Chickamauga Campaign Heritage Trail
The Marsh House was built by Spencer Stewart Marsh about 1836. Mr. Marsh was born in Chatham County, North Carolina, on November 25, 1799, and was the son of William Marsh, a soldier in the American Revolution for whom the local William Marsh chapter of the Daughters of the American Revolution is named. Mr. Marsh and his wife, Ruth Brantley Marsh, moved to Covington, Georgia, in Newton County in 1832. The Marshes moved to Walker County, Georgia, about 1835. They settled in the area that was called Chattooga or Chattoogaville at that time; the town was later called Benton and, finally, LaFayette.
The family's first home was a Williamsburg-style cottage on the site of the present house. While their new house was being built, the Marshes lived in a log house near what is now the town square. When completed, the house had four rooms over four rooms with wide central halls on the first and second floors. A large porch with square columns was constructed on the south side of the house; a second story balcony with a door from the upstairs hall was built over this porch. The original kitchen was in the basement on the east side of the house, and food was brought to the first floor by a dumbwaiter. A wing on the east side was added later to move the kitchen to the main floor.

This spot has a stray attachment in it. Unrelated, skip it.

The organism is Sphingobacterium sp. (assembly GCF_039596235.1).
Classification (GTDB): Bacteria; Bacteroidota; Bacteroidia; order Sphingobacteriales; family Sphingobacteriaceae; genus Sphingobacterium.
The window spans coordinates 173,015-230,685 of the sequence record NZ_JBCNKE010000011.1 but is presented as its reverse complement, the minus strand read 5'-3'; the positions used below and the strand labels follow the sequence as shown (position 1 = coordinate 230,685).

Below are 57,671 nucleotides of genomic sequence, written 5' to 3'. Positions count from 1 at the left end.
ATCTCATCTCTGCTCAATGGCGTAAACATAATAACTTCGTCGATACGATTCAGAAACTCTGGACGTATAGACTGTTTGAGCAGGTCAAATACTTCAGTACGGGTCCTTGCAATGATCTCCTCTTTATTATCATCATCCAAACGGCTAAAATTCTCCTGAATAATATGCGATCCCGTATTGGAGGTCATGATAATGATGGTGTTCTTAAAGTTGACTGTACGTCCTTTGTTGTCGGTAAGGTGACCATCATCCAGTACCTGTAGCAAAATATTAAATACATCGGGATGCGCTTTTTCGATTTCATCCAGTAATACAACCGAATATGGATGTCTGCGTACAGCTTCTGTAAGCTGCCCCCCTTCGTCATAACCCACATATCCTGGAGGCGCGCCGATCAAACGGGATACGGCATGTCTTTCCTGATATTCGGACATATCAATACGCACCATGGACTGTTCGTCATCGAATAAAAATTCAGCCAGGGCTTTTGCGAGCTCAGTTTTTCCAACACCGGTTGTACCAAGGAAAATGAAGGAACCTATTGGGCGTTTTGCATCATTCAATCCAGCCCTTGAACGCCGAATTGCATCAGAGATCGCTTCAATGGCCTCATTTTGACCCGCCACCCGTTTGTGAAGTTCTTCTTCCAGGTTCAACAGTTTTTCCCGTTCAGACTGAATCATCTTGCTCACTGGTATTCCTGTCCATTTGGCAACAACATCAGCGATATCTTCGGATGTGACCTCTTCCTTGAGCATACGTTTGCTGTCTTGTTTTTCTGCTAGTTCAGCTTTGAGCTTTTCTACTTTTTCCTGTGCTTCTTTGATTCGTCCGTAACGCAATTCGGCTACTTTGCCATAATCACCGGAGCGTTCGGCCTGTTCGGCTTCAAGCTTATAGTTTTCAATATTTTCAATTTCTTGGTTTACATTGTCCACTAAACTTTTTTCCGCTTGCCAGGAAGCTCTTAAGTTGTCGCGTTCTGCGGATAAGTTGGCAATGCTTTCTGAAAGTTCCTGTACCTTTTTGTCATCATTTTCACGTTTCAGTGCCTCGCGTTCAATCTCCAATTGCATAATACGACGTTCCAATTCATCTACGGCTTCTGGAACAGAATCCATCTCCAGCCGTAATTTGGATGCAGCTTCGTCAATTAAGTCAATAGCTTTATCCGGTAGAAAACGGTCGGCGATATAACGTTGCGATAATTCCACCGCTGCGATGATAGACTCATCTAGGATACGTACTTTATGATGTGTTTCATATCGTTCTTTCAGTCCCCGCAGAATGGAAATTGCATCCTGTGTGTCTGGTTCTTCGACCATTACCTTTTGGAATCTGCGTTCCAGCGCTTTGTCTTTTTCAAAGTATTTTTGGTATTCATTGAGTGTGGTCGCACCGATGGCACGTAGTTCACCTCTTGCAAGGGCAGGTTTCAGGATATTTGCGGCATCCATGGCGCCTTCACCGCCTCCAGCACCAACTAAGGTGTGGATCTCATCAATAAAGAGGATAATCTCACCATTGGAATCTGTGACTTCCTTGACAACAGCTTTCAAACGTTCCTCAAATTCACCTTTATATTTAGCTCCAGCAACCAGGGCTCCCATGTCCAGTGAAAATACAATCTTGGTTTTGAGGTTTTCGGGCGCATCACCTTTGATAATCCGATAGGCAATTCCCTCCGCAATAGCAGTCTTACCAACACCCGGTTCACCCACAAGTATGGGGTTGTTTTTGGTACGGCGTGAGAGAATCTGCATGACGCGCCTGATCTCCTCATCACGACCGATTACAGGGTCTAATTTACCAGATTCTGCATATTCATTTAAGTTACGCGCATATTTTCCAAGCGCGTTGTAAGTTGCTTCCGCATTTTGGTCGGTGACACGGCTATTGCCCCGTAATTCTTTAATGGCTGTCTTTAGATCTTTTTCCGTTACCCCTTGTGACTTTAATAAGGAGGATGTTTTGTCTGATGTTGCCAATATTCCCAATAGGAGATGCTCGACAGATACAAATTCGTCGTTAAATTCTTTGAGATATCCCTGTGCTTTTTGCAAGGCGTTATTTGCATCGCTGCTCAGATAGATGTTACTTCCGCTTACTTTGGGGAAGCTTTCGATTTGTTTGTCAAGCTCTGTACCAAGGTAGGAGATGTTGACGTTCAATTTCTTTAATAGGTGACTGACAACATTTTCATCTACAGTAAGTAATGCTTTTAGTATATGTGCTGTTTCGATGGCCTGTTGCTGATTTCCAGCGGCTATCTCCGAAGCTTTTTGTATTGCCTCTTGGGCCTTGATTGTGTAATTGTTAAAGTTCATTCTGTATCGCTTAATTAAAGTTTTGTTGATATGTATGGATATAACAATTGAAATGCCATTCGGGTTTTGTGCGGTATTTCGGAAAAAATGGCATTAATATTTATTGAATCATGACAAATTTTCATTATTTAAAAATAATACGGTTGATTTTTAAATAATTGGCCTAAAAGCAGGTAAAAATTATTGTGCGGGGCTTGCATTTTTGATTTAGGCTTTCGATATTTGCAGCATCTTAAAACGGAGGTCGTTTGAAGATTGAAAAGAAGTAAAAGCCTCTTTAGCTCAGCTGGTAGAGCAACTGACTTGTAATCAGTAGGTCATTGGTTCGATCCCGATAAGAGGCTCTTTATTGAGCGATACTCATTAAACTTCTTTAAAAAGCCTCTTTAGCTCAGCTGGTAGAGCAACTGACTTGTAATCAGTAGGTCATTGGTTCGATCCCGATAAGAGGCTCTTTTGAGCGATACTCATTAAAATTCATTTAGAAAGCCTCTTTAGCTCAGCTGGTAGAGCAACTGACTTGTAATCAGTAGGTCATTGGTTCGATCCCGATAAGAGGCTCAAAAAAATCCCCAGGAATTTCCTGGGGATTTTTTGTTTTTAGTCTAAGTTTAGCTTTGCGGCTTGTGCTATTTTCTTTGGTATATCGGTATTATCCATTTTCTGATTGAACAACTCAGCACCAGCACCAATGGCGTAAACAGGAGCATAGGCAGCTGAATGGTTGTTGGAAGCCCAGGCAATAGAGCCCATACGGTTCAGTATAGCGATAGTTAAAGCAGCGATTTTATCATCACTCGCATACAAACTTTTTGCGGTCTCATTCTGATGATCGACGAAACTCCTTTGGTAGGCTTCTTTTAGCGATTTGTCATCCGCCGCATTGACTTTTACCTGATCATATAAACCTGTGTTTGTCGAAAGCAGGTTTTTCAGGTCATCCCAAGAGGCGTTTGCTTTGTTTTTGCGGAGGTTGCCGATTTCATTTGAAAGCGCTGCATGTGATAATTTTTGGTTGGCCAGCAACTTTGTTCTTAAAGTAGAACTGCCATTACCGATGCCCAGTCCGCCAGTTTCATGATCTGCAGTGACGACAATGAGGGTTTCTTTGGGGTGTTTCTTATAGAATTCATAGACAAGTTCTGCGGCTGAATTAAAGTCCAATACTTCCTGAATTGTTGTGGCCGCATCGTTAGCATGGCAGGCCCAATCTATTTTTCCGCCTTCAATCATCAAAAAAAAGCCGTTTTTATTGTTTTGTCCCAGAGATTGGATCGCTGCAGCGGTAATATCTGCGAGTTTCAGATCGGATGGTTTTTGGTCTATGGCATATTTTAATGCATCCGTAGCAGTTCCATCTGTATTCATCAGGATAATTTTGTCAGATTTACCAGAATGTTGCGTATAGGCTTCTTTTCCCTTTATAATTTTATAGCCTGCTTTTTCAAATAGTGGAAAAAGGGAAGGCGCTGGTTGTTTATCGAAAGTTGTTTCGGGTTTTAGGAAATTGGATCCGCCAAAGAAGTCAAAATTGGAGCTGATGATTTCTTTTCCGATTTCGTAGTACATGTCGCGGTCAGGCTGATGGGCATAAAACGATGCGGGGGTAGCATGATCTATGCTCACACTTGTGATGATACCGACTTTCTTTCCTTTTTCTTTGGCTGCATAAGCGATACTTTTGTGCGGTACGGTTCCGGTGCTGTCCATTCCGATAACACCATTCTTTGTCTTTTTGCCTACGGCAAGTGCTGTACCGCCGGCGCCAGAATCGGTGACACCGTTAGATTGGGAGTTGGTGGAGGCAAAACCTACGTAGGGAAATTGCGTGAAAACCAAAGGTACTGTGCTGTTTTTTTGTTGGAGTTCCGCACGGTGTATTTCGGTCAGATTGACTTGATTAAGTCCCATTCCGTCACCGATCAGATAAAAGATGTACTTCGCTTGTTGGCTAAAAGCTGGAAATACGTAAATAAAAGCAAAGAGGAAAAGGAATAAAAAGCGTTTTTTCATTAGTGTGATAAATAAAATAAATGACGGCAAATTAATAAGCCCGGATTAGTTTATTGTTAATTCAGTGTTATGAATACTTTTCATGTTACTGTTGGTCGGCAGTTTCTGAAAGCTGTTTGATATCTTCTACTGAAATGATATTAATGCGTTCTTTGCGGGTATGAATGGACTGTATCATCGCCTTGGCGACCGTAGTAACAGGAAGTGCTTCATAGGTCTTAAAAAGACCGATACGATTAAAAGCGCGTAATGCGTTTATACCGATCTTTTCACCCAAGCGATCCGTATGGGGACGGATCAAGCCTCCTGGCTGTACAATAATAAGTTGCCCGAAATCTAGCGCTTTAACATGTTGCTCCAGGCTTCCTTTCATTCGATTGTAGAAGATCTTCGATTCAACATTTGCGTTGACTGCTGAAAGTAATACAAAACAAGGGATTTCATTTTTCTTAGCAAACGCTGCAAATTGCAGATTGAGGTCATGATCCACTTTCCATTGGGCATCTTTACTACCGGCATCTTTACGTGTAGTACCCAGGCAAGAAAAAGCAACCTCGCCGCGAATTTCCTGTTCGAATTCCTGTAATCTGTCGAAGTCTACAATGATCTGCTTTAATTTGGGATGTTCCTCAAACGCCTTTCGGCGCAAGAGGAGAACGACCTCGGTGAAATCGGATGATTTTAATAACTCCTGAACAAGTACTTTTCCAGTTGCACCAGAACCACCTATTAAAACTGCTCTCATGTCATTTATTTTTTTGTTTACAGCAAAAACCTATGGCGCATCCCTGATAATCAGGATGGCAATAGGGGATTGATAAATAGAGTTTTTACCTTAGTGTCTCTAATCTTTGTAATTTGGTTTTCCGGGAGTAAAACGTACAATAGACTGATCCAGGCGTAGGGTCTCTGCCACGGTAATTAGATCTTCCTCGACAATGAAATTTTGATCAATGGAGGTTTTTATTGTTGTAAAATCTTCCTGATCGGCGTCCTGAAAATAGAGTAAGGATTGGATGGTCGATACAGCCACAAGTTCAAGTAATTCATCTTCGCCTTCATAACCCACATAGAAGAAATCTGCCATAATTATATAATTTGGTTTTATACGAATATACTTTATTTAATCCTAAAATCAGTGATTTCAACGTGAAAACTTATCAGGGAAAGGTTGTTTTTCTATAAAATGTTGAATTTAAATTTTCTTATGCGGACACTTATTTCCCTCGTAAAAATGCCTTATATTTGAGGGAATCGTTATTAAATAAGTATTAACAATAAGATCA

In the mid-1830's, residents of the growing community wished to build a new building to replace the one-room log cabin which served as a school at that time. Mr. Marsh donated the land just south of his residence for the new school, originally called Chattooga Academy and later dedicated as John B. Gordon Hall. The Marsh home became the school-time residence of John B. Gordon who later served as a Confederate general and Georgia governor.
In 1863, when it became apparent that the Civil War would come to Northwest Georgia, the Marshes moved south to Cassville, Georgia. During their absence, the house was occupied by Union troops. After the war the Marshes returned home to find all their furniture and household items had been taken. The floors in the downstairs hall were blood soaked and marked with the hoof prints of horses. The family found many bullets in the outer walls and bullet holes in the glass around the upstairs outer door on the house's south side. The family restored the house but left some of the bullet holes as a reminder that the house had survived the war.
The house remained in the family for more than 150 years. The last member of the family to occupy the house was Mr. Marsh's great-granddaughter, Addie Augusta Wert. Walker County purchased the house in spring 2003. Under an agreement with the Walker County Historical Society, the county owns the building and participates in its preservation through the Walker County Historic Preservation Commission and the Marsh House Community Task Force.